After a few false starts and mixed up dates, those picturesque hippies at the Greystones Camera Club have finally got this year’s Photography Exhibition together.
The fourth year the GCC have shown their considerable wares to the great unwashed (that’s you, by the way), this year’s exhibition will be unveiled by renowned local photographer Colm Jackson. Well, when we say local, Colm actually lives in Bray, but the GCC have organised a 24-hour visa for the night. And you can see why when you go check out Colm’s work right here.
The Greystones Camera Club’s 4th Annual Photography Exhibition takes place from July 30th to August 6th at Hillside Church, Hillside Road, Greystones, running every day until 6pm. The grand opening, on Thursday 30th, is from 7pm to 9pm.
You can view more of the GCC’s fine work by clicking on the illustration above, or you can visit their Facebook page by clicking on the link below.
Greystones Camera Club proudly invite you to the Opening Night of our 4th Annual Photography Exhibition 2015.
The Exhibition will be opened by Colm Jackson a renowned photographer living locally in Bray. www.colmjackson.com
Venue: Hillside Church, Hillside Road, Greystones (see map on the poster)
Time: 7pm-9pm Thursday 30th July.
The Exhibition runs every day up to and including Thursday 6th August, closing at 6pm.
Originally published on Greysonesguide.ie
I spent a fantastic few days last weekend in Dingle. Friday was taken up with traveling and stoped off on the way in Killarney. Later in the evening we met up with friends for a drink in O’Sullivan’s Courthouse pub where the trad music and the craic was ideal.
The weather cleared on the Saturday and I set of on the ‘Slea Head Drive’ which took me all around the Dingle peninsula. There were amazing views of the Blasket Islands, Dún Beag, Dunmore Head and the Three sisters.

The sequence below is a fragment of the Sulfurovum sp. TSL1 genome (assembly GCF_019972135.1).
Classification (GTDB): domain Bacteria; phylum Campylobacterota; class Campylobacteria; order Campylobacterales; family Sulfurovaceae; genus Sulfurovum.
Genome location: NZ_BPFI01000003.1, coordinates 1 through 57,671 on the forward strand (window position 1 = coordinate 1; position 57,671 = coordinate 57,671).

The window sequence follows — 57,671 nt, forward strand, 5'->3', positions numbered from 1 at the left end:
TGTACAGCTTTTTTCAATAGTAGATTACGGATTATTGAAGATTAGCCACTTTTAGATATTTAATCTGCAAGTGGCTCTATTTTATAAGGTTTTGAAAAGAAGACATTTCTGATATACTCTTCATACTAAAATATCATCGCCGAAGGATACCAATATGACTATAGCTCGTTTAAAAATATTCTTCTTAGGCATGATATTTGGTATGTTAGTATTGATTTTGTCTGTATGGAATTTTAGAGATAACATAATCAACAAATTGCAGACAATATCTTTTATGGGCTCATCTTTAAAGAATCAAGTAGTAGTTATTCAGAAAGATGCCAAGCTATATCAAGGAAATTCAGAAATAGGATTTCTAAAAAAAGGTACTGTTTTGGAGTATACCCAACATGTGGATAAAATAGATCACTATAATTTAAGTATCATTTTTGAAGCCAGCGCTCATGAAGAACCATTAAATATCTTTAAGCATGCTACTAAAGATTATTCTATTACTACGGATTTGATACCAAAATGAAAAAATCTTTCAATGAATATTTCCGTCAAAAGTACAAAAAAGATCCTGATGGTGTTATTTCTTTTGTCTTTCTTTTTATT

I took nearly 1000 frames so it’s going to take me a while to get through them but here are a few to be going on with.
The craggy rocks of Slea Head.
I have been wanting to shoot these rocks for a long time. They are the Blasket Islands in the background.
Irish Cottage and Pony.
To me this is a classic ‘Ireland’ shot. The pony and the thatch cottage. He was really very friendly and posed for me with patience.
The Blasket Islands
The Blasket Islands are a group of islands off the west coast of Ireland. They were inhabited until 1953 by a completely Irish-speaking population.
In the 1920s and 1930s the Blasket Island writers produced books which are deemed classics in the world of literature. They wrote of Island people living on the very edge of Europe, and brought to life the topography, life and times of their Island. They wrote all of their stories in the Irish language.
Sadly, the Blasket Islands community declined as a result of the persistent emigration of its young people, until eventually the Islands were evacuated in 1953 when only 22 inhabitants remained. Many of the descendants currently live in Springfield, Massachusetts.
All these photographs are available in the shop as high quality prints from a little as €25. Worldwide shipping included. Click Here.